JHR, RLL biggest winners of fierce Leaders Circle battle at Laguna

The battle to earn IndyCar's final Leaders Circle contract played out in dramatic fashion as the last laps of the 2023 were completed in Monterey on Sunday.

With guaranteed prize money contracts of $910,000 offered to the top 22 in IndyCar's entrants' points, a few teams went into the season finale with added pressure to finish the contest on the right side of the cut line.

The big winners started with Juncos Hollinger Racing, with JHR's Agustin Canapino hauling the No. 78 Chevy to 14th in the race and holding onto 21st in the entrants' standings in the process. Leaving Portland in 21st, Canapino was in great shape for most of the Monterey race, but contact made with his teammate Callum Ilott, which broke his front wing, saw the No. 78 car drop quickly in the closing laps.

In the end, Canapino — who had Ilott's race engineer Yves Touron assigned to his car over the final races to help in their Leaders Circle quest — was safe, but barely so.

The Argentinian completed his rookie year with 180 entrants' points accrued for the No. 78, two points ahead of Rahal Letterman Lanigan Racing's No. 30 RLL Honda which clinched 22nd in the entrants' championship over Andretti Autosport's No. 29 Honda driven by Devlin DeFrancesco. By a single point.

The last Leaders Circle contract was settled by dueling bouts of misfortune, and in the case of Andretti Autosport, rage and frustration. Credit the resilience of the RLL mechanics for repairing Vips' car after he was taken out in a lap 1 crash, and thanks to their efforts, the rookie returned to finish 24th — 24 laps down at the checkered flag — which was just enough to close the No. 30's season-long entrants' account at 178 points.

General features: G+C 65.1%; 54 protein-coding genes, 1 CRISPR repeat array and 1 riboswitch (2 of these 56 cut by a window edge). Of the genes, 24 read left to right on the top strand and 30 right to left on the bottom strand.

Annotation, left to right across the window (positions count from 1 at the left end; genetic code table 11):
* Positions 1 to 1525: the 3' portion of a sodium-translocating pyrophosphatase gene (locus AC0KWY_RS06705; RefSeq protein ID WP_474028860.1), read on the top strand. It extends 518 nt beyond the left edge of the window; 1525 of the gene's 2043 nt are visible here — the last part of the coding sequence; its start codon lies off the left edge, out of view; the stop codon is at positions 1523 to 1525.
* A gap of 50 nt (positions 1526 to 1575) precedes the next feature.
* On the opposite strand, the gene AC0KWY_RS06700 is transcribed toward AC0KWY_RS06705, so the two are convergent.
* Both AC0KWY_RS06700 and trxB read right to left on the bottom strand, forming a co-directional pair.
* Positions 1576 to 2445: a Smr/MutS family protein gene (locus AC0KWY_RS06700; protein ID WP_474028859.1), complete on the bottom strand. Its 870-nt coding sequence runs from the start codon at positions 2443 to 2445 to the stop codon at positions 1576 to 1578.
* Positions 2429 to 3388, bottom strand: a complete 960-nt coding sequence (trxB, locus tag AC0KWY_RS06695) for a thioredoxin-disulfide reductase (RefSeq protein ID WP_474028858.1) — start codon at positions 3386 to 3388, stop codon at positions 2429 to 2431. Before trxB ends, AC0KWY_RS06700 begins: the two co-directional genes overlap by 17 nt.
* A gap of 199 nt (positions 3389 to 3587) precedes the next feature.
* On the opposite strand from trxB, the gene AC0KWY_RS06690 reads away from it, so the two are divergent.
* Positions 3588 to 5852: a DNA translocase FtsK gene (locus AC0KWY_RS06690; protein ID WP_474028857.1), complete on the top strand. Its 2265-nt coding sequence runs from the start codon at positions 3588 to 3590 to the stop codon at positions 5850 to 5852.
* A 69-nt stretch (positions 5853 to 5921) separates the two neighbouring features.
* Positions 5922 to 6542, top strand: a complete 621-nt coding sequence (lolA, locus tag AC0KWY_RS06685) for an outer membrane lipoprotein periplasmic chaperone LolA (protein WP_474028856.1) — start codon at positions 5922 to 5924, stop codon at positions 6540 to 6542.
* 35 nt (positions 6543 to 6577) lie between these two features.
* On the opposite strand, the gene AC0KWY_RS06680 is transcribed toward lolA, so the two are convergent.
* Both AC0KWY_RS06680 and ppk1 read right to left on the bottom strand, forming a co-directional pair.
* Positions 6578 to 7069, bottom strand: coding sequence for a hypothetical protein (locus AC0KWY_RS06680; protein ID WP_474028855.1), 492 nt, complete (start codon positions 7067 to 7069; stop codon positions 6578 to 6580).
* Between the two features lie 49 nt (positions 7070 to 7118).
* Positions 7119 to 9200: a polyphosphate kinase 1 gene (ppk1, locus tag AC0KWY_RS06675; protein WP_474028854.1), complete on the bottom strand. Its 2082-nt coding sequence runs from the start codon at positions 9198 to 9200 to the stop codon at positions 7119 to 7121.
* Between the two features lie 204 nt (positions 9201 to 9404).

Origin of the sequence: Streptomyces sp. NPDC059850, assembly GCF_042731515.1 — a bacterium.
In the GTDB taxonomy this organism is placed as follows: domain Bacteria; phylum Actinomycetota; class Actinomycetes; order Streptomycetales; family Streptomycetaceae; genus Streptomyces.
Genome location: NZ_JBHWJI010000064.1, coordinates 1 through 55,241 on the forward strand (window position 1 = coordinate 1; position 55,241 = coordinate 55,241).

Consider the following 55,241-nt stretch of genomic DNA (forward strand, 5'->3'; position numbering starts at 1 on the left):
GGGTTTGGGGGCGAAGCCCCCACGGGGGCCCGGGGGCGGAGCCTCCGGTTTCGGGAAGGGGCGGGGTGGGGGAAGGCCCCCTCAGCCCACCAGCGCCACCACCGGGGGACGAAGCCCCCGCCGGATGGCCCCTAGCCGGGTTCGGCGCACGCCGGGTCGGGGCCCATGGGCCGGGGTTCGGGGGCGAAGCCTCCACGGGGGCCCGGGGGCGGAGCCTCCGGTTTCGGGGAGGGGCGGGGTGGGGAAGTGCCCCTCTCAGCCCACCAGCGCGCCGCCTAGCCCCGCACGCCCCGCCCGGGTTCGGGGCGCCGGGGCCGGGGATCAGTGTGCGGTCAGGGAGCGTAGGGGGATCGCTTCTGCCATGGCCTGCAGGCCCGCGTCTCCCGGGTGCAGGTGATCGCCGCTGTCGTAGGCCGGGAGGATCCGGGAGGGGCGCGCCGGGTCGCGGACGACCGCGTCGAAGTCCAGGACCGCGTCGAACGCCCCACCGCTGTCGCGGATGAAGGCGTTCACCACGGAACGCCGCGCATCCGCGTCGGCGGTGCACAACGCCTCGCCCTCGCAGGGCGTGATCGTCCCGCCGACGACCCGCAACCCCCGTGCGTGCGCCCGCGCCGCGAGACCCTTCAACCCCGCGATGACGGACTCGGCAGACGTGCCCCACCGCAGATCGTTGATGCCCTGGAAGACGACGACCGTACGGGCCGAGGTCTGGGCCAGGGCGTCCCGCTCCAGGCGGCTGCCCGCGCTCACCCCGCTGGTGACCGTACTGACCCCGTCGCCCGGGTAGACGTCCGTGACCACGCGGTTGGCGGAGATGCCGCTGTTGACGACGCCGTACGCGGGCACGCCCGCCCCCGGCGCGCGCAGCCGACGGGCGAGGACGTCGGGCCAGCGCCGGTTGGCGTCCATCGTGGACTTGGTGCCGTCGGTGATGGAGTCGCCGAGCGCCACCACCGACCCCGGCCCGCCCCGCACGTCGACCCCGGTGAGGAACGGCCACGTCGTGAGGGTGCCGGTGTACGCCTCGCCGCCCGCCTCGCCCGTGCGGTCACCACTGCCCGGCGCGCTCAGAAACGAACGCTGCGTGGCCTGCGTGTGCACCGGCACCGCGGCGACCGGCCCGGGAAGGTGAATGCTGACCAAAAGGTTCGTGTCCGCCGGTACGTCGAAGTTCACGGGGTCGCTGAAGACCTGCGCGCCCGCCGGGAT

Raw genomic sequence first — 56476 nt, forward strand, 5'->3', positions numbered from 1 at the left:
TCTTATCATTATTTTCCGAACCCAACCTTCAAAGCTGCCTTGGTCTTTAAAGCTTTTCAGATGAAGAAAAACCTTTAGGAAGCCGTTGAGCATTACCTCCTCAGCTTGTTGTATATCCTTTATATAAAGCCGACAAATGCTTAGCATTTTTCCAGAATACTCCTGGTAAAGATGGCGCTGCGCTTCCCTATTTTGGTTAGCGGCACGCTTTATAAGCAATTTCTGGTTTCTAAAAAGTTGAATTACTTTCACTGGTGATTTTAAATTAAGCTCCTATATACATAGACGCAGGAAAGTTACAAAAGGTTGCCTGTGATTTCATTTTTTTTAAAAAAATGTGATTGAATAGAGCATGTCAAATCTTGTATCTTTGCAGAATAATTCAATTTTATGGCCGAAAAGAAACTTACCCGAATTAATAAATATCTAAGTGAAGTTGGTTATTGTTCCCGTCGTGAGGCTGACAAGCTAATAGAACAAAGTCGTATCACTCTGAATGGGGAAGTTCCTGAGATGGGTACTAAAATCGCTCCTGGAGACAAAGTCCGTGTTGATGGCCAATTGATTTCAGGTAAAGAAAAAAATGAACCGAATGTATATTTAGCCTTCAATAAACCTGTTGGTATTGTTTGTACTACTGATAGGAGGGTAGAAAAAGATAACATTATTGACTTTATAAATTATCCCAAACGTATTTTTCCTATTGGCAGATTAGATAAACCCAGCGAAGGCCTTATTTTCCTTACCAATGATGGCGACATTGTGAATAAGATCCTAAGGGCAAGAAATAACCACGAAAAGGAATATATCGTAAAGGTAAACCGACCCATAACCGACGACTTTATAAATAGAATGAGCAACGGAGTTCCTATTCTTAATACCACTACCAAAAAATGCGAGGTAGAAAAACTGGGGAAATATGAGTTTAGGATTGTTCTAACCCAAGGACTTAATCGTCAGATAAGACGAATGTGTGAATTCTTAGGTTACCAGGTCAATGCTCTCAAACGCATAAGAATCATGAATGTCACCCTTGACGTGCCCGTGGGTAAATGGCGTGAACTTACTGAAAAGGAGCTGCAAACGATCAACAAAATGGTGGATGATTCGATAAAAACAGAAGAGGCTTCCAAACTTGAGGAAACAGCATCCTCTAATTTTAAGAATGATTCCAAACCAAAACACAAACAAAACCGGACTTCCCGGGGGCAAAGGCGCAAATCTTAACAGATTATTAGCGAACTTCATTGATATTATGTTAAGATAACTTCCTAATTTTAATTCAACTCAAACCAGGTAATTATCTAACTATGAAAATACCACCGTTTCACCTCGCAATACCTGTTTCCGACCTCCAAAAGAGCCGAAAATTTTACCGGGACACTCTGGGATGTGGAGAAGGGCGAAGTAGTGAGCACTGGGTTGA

DeFrancesco's strong drive was, like most drivers in the race, marred by frequent contact. It was the likely result of an impact received at the back of his No. 29 Honda that turned his transmission into a sentient being and started a downward spiral. Shuddering and shifting at will, DeFrancesco's pace was greatly compromised, and due to his significantly reduced lap speeds, IndyCar black flagged the No. 29 and ordered him to pit lane for his mechanics to try and find and resolve the problem.

While there, a fresh set of tires were installed in the No. 29 and DeFrancesco was sent back out to continue racing — with the shifting problem unresolved — which was not, according to an IndyCar official who spoke with RACER, what the series had in mind. Ordered to return to the pits, an IndyCar official stood in front of the No. 29 and prevented the situation from happening again.

As one onlooker described the situation, a senior Andretti team leader “went ballistic and aggressively motioned for DeFrancesco to go back out on track” while the official refused to move aside and allow the No. 29 to continue racing. Having left the first time without the series' approval, the No. 29 was parked, finishing four laps down in 22nd place.

In the all-important entrants' championship, the No. 29 earned 177 points to the 178 captured by RLL's Hail Mary with Vips in the No. 30 entry, leaving Andretti's car 23rd and the first car out of the $910,000 pay days.

And to spare any confusion, the final entrants' standings show the aforementioned drivers in positions that are one spot lower, with the No. 78 in 22nd, the No. 30 in 23rd, and the No. 29 in 24th. Due to a Leaders Circle policy that only allows eligibility for the top three cars from each team, Chip Ganassi Racing's fourth car — the No. 11 Honda, which placed 14th in the entrants' championship — is ineligible, which moves all the cars behind it forward by one position.

A special clause was written into the Leaders Circle rules that allows Andretti’s fourth entry to be the only one in the series that is eligible for a contract if places inside the top 22, which makes its one-point loss to RLL's No. 30 a double blow to the team…


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